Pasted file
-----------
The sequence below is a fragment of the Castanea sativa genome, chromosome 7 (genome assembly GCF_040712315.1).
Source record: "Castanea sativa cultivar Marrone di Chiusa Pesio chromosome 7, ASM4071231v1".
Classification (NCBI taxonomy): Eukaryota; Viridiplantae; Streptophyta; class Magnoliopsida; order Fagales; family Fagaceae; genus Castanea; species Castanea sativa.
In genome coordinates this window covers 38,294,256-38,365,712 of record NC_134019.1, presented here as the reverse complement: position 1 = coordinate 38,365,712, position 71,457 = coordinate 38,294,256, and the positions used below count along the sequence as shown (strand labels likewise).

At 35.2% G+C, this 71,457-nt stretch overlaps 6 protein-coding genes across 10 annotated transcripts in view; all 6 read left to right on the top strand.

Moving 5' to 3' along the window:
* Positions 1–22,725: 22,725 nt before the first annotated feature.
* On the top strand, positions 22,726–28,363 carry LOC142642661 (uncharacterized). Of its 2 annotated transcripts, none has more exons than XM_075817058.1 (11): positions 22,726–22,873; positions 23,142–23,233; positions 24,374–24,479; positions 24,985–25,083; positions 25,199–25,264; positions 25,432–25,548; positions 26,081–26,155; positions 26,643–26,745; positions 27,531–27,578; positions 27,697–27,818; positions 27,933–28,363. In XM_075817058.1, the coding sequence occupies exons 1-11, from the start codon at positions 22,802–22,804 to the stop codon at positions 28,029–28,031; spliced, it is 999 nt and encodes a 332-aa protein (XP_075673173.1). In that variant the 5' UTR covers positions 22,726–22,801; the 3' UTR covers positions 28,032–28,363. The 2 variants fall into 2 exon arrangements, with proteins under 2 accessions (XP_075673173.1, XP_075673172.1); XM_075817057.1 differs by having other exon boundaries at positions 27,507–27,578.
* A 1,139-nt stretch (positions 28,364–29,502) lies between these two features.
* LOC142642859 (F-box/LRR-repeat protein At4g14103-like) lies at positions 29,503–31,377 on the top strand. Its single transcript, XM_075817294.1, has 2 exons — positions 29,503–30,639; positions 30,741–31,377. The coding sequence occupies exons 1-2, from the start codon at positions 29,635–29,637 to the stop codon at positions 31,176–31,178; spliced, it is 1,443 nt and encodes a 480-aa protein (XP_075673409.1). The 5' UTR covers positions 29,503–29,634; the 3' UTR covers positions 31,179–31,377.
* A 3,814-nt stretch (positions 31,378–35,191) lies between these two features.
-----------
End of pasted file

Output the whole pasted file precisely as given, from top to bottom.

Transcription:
The sequence below is a fragment of the Castanea sativa genome, chromosome 7 (genome assembly GCF_040712315.1).
Source record: "Castanea sativa cultivar Marrone di Chiusa Pesio chromosome 7, ASM4071231v1".
Classification (NCBI taxonomy): Eukaryota; Viridiplantae; Streptophyta; class Magnoliopsida; order Fagales; family Fagaceae; genus Castanea; species Castanea sativa.
In genome coordinates this window covers 38,294,256-38,365,712 of record NC_134019.1, presented here as the reverse complement: position 1 = coordinate 38,365,712, position 71,457 = coordinate 38,294,256, and the positions used below count along the sequence as shown (strand labels likewise).

At 35.2% G+C, this 71,457-nt stretch overlaps 6 protein-coding genes across 10 annotated transcripts in view; all 6 read left to right on the top strand.

Moving 5' to 3' along the window:
* Positions 1–22,725: 22,725 nt before the first annotated feature.
* On the top strand, positions 22,726–28,363 carry LOC142642661 (uncharacterized). Of its 2 annotated transcripts, none has more exons than XM_075817058.1 (11): positions 22,726–22,873; positions 23,142–23,233; positions 24,374–24,479; positions 24,985–25,083; positions 25,199–25,264; positions 25,432–25,548; positions 26,081–26,155; positions 26,643–26,745; positions 27,531–27,578; positions 27,697–27,818; positions 27,933–28,363. In XM_075817058.1, the coding sequence occupies exons 1-11, from the start codon at positions 22,802–22,804 to the stop codon at positions 28,029–28,031; spliced, it is 999 nt and encodes a 332-aa protein (XP_075673173.1). In that variant the 5' UTR covers positions 22,726–22,801; the 3' UTR covers positions 28,032–28,363. The 2 variants fall into 2 exon arrangements, with proteins under 2 accessions (XP_075673173.1, XP_075673172.1); XM_075817057.1 differs by having other exon boundaries at positions 27,507–27,578.
* A 1,139-nt stretch (positions 28,364–29,502) lies between these two features.
* LOC142642859 (F-box/LRR-repeat protein At4g14103-like) lies at positions 29,503–31,377 on the top strand. Its single transcript, XM_075817294.1, has 2 exons — positions 29,503–30,639; positions 30,741–31,377. The coding sequence occupies exons 1-2, from the start codon at positions 29,635–29,637 to the stop codon at positions 31,176–31,178; spliced, it is 1,443 nt and encodes a 480-aa protein (XP_075673409.1). The 5' UTR covers positions 29,503–29,634; the 3' UTR covers positions 31,179–31,377.
* A 3,814-nt stretch (positions 31,378–35,191) lies between these two features.